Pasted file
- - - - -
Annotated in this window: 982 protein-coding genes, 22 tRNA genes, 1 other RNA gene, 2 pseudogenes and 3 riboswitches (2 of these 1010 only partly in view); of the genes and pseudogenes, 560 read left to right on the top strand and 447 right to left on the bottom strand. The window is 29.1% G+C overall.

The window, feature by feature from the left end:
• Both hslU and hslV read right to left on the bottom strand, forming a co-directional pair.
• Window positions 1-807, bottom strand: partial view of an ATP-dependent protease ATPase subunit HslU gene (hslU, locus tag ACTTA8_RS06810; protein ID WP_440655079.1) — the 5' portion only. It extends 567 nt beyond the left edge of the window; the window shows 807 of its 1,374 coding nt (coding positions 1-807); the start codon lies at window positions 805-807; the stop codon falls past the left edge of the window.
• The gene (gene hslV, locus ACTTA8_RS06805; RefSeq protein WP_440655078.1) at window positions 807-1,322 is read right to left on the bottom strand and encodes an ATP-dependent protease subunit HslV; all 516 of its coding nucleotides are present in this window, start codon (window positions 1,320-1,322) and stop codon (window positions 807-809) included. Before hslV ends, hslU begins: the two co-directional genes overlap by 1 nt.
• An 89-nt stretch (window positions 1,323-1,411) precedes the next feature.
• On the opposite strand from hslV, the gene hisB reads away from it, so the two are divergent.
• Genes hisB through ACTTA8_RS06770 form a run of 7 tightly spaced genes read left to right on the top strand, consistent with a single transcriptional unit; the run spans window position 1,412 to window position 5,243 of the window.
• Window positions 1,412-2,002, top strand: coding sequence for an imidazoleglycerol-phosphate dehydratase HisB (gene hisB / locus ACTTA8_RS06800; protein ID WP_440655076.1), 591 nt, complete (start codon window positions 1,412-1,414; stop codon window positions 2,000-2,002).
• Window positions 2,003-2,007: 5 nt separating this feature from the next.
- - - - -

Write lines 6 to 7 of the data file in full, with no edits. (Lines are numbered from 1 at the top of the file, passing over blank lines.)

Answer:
• An 89-nt stretch (window positions 1,323-1,411) precedes the next feature.
• On the opposite strand from hslV, the gene hisB reads away from it, so the two are divergent.